St. Enodoc Golf Club - Our Ecological Management Plans in the Press

Our Ecological Management Plans in the Press

St Enodoc Golf Club has embarked on a five year ecological management plan to return both its championship Church Course and Holywell Course back to a biodiverse landscape that will benefit both nature and the game of golf. It will also better reflect the terrain on which the course was originally established 130 years ago.

Home to one of England’s finest championship golf layouts, the club has already spent the last few years working alongside Natural England to get rid of the scrub plant species that had inveigled their way onto both courses over the years and had come to dominate where there has previously been a lack of management or disturbance. The removal of these species will allow fescue and other natural grasses to make a return to the land that will then attract the proliferation of fauna that thrive in this habitat.

A programme of dune restoration, for example, has been undertaken with Natural England to reinstate the more natural links landscape that James Braid would have come across when he designed St Enodoc back in 1890. “By undertaking this ecological plan, the club is committed to ripping out the scrub plant species such as ivy, buckthorn and gorse, and even trees, that have encroached on the land where are two courses are set in order to allow it to return to its original state,” said Simon Greatorex, General Manager of St Enodoc.

As part of the course makeover, St Enodoc has taken advice from agronomist and golf course advisor, Chris Haspell, who has wide experience in constructing golf courses that sit naturally in their environment. Mr Haspell is probably best known for his work at the world top 100 Castle Stuart Golf Links in the Highlands of Scotland which has hosted four Scottish Opens under his leadership while his consultancy work has taken him all over Europe and North America. Mr Haspell has worked for the Danish Golf Union providing advice to government on sustainable design and management and has also been involved with The R&A golf course committee in the past so he was wellplaced to advise St Enodoc on the way forward. “The goal is to firm surfaces whilst reducing inputs of water, chemicals and fertilizers,” explained Mr Haspell. “Maintaining good quality surfaces throughout the course is crucial to the success of any golf course and, coupled with the ecology plan, we can keep the course fun and engaging whilst improving the environmental responsibilities for the members and guests and, importantly, in the community.”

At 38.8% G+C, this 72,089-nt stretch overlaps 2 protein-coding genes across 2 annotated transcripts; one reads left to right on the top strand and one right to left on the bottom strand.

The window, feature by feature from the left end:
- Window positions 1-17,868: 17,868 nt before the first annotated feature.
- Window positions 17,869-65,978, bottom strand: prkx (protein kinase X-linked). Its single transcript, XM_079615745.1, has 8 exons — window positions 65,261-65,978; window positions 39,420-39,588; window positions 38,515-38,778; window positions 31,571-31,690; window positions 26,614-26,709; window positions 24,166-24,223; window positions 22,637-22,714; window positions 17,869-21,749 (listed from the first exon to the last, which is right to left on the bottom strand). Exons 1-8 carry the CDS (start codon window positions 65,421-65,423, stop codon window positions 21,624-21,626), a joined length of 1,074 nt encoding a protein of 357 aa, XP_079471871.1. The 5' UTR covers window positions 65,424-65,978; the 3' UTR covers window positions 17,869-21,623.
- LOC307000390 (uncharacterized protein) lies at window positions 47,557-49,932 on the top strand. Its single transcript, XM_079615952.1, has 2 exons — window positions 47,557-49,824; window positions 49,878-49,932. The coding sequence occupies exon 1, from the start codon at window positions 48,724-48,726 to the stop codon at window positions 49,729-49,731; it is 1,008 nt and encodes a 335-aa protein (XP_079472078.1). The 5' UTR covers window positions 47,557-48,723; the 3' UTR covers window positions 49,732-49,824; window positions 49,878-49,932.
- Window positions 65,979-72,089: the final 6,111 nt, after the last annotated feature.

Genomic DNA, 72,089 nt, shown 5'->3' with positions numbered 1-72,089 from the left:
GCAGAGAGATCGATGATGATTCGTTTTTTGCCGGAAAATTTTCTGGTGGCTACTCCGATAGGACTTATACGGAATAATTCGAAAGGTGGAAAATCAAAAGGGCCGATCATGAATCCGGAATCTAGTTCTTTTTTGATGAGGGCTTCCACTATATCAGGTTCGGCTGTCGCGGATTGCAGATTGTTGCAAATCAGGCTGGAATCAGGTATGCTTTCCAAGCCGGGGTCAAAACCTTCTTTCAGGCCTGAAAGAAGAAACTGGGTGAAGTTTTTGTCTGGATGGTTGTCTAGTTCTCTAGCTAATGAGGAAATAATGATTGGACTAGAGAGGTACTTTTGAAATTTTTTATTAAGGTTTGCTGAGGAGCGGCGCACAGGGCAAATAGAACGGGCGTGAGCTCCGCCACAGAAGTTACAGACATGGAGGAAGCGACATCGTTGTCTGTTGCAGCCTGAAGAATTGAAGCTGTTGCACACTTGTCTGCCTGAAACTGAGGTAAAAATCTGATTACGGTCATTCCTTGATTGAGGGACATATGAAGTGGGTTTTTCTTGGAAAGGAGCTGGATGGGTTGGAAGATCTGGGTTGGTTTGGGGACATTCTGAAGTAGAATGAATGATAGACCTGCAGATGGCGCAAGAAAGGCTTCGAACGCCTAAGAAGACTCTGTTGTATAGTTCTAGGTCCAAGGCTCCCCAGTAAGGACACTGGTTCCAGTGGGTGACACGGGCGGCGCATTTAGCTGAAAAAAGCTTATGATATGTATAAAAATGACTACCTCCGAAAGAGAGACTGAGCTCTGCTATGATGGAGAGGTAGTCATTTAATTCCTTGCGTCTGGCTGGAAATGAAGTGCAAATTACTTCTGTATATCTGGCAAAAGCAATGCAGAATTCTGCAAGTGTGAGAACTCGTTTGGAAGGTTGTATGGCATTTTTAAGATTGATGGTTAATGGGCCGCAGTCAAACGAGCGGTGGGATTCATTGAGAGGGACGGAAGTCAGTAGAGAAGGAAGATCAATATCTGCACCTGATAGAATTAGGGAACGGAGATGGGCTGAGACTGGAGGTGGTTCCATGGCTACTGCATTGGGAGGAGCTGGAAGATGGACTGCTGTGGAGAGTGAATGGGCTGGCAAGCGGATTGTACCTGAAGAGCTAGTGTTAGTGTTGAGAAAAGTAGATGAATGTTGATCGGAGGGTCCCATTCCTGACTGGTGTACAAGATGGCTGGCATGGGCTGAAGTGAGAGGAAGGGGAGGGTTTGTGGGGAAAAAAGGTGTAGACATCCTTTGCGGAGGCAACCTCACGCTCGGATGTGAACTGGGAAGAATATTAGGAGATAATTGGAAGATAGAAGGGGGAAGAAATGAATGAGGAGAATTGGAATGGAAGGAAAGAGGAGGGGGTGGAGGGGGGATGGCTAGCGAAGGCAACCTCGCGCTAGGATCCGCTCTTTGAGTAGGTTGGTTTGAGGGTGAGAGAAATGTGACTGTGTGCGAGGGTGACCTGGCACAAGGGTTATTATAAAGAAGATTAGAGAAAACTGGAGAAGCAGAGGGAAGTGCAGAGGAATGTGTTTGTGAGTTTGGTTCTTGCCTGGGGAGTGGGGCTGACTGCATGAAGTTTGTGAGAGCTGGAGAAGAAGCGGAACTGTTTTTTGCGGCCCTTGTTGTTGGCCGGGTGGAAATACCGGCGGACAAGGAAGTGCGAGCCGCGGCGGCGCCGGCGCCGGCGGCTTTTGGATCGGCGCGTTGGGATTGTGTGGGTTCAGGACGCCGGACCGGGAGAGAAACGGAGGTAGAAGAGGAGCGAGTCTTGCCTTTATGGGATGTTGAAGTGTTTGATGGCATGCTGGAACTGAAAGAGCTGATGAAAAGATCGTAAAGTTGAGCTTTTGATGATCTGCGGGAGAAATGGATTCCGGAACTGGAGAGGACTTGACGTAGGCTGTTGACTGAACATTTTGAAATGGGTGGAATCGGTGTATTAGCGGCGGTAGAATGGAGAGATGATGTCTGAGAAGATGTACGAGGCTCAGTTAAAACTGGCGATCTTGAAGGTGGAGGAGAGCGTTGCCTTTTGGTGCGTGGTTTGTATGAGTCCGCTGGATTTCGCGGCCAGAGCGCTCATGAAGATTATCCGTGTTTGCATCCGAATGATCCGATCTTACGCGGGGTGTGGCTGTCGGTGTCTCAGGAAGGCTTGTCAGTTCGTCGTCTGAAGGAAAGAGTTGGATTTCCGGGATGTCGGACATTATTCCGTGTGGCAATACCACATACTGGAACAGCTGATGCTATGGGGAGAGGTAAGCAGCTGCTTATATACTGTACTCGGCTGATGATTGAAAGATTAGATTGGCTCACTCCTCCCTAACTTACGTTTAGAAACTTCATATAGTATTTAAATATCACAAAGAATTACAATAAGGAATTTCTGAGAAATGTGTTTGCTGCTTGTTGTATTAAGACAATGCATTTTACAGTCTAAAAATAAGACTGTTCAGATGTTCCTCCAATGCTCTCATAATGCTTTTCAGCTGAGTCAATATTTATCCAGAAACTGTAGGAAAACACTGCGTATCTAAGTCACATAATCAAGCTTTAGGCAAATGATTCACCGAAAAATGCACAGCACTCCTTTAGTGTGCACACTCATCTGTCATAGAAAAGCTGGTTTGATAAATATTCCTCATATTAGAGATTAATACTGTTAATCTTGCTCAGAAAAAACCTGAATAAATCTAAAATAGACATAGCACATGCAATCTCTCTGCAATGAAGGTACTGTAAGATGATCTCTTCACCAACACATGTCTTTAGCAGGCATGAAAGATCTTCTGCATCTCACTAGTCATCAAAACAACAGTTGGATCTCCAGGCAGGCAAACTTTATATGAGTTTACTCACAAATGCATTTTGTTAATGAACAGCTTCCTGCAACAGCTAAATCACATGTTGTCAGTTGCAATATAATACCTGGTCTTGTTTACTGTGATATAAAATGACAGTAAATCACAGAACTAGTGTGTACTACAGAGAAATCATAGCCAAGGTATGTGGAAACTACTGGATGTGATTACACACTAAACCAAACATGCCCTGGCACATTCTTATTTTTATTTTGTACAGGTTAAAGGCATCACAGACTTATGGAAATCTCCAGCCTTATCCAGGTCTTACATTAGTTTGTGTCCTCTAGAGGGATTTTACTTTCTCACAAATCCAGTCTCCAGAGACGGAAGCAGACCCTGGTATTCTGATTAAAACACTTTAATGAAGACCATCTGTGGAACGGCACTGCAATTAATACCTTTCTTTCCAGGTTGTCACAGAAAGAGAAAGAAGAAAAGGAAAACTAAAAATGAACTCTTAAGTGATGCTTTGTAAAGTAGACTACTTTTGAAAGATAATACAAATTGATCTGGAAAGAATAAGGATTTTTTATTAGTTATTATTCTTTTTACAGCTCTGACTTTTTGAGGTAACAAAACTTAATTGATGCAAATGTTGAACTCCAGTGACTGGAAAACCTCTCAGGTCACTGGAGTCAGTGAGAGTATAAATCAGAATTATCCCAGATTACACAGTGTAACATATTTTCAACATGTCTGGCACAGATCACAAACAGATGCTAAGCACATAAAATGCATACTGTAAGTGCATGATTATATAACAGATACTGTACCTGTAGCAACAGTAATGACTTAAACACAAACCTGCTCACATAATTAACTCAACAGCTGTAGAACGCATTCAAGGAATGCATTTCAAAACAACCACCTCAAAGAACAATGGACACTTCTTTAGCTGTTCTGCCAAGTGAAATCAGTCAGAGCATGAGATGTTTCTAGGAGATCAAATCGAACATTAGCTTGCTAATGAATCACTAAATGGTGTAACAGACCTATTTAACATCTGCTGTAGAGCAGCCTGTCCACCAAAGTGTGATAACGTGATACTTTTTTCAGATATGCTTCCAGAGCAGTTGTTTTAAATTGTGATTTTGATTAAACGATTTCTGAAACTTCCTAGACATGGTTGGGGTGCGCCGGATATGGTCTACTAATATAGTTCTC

In tandem with guidance from Mr Haspell, St Enodoc has been in consultation with Rowan Rumball of STRI (Sports Turf Research Institute) who late last year produced ecological management plans for the next five years for both the Church and the Holywell Courses, which will be reviewed by Rumball on an annual basis. “The purpose of the ecological management plans is to preserve the biosphere found through the two courses, maximising the ecosystem services they provide and ensuring vegetation encroachment does not degrade the play of golf through them. This will preserve the links golf course “feel” that has helped elevate links courses to the worldwide renown they enjoy today,” explained Mr Rumball. As part of the programme, the club has eradicated a number of non-native trees such as the leylandii that have been taken out from the edge of the 18th green and the area formed into a species-rich sand scrape, whilst a willow tree in the pond at the 15th has been removed for health and safety reasons and to improve the views on this hole. At the same time, a nearby water course was cleaned out between the 15th and 5th holes to aid biodiversity. In addition, tamarisk hedging behind the 11th green has been removed to give it more light and to protect it from the roots that were spreading themselves underneath the green and affecting the grass. This has been replaced with dunes and marram grass which thrives when exposed to moving sand, wind and salt spray. In time, the various changes to the courses’ flora will see a return of the fauna such as reptiles, spiders and moths associated with links ground to the restored habitat.

The press release above has also been published in

The Independent on Sunday


The Cornish Guardian

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